Wednesday, May 02, 2007

A Walk

A Wall

Walk’d a spell, complicatedly. Shooting a few photographs, gutter debris and floral unclenchings. My two categories. Thinking about nothing, that razzle-dazzle void under my eggshell-thin skull shot through with meteoric pinpricks of light, signs of leakage, presumably. At the disintegration of the Swiss writer Robert Walser’s feuilletonist period—the Berlin newspapers and journals where he publish’d the odd Schriften getting reader complaints—he apparently withdrew, habit-turn’d afternoon walks becoming longer and longer, “also drinking more.”

When Jack Kerouac found himself over-outfitted—doused—in the surfeit bejeezums of drink (“the feeling of being a bentback mudman monster groaning underground in the steaming mud pulling a long hot burden nowhere, the feeling of standing ankledeep in hot boiled pork blood, ugh, of being up to your waist in a giant pan of greasy brown dishwater not a trace of suds left in it—”), he gets a bus to Monterey, and proceeds to “blow $8 on a cab to drive me down that coast” (Big Sur). Where he’s dump’d off into a “roaring high horror of darkness”:
So I start my trudge, pack aback, just head down following my lamp spot, head down but eyes suspiciously peering a little up, like a man in the presence of a dangerous idiot he doesnt want to annoy—
The dangerous idiot of oneself, the one with sun-shafts diving through the broken slats of ’s cranial brow. Susan Sontag says, “The writer in me distrusts the good citizen.” Which is why I get annoy’d by the any “measure’d response,” any hint that the desperation (and overabundance) of youth should—in one’s “mature” style—be shuck’d off, non piangere, it’s nothing.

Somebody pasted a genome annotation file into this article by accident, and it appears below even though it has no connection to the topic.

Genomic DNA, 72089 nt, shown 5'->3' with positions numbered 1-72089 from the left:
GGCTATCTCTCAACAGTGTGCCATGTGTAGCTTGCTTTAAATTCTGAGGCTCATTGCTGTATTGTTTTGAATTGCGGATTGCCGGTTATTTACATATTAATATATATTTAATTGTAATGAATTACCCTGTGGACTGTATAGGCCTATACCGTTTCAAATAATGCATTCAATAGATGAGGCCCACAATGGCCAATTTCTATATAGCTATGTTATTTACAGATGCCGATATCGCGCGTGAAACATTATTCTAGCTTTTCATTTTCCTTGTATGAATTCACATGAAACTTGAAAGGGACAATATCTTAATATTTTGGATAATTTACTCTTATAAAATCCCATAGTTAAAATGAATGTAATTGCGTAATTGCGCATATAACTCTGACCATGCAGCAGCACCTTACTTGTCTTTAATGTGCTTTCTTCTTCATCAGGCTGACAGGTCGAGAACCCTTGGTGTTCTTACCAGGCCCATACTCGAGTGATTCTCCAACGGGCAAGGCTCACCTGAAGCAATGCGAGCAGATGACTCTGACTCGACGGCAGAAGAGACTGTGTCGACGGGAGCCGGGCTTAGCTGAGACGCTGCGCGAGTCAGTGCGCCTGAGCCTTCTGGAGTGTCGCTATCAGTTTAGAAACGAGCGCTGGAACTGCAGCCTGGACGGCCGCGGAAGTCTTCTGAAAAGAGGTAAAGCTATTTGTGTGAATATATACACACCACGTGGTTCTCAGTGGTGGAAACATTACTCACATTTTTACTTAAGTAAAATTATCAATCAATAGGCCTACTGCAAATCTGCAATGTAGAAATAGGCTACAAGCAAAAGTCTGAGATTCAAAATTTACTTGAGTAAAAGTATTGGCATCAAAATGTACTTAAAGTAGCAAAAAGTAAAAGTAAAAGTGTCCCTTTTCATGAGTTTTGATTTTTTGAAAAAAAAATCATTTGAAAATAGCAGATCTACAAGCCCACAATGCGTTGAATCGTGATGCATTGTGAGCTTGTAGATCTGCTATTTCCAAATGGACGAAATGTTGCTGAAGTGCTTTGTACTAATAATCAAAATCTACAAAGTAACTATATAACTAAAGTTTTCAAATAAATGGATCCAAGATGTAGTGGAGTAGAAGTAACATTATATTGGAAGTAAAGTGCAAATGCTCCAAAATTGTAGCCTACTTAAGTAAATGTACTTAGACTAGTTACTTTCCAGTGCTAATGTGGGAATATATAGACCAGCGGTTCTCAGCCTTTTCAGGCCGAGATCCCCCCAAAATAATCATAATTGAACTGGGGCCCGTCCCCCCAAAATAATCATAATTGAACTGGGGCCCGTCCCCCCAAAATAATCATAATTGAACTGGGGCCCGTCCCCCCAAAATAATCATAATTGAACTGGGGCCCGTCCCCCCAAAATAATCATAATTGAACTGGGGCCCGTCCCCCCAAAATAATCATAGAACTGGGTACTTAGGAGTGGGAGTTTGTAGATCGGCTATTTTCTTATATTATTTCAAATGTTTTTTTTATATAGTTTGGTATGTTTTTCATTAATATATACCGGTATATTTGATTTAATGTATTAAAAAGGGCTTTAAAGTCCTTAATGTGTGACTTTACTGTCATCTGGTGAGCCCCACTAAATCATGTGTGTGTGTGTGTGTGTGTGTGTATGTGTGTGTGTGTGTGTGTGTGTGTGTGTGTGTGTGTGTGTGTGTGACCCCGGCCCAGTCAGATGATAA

Robert Walser put in the asylum, eventually unable to write in the “atmosphere of constraint.” A whole theory of pencil-written work. The tiny illegible Mikrogrammes. Five hundred and twenty-six pages of manuscript pieces found after Walser’s death. And Kerouac’s longing that language become pure sound, making the noises of the sea at Big Sur:
Ah shish—Boom, away,
doom, a day—Vein we
firm—The sea is We—
Parle, parle, boom the
    Sho, Shoosh, flut,
    ravad, tapavada pow,
coof, loof, roof,—
        Oh ya, ya, ya, yo, yair—
How many of us ain’t want’d that? Think of Shakespeare’s nightingales going “Fie, fie, fie” and “Tereu, tereu”—though these’re apparently “conventional” Elizabethan nightingale noises—“Latin vocative form of Tereus, who ‘rudely forc’d’ Philomela—hence T. S. Eliot’s “Twit twit twit / Jug jug jug jug jug jug” ’d “Tereu.” Think, too, of Williams’s “fisherman’s bugle” going “taraaaaaaa taraaaaaaa” or, in “The Trees,” the trees who:
. . . being trees
thrash and scream
guffaw and curse—
. . .
Wha ha ha ha

clacka tacka tacka
tacka tacka
wha ha ha ah ha
ha ha ha
Think of Stevens’s “Fat! Fat! Fat! Fat!” (no doubt homage-mocking Eliot’s jugging . . .) and countless, oh, countless other things “extraneous, replica’d, and fun.”

Jack Kerouac, 1922-1969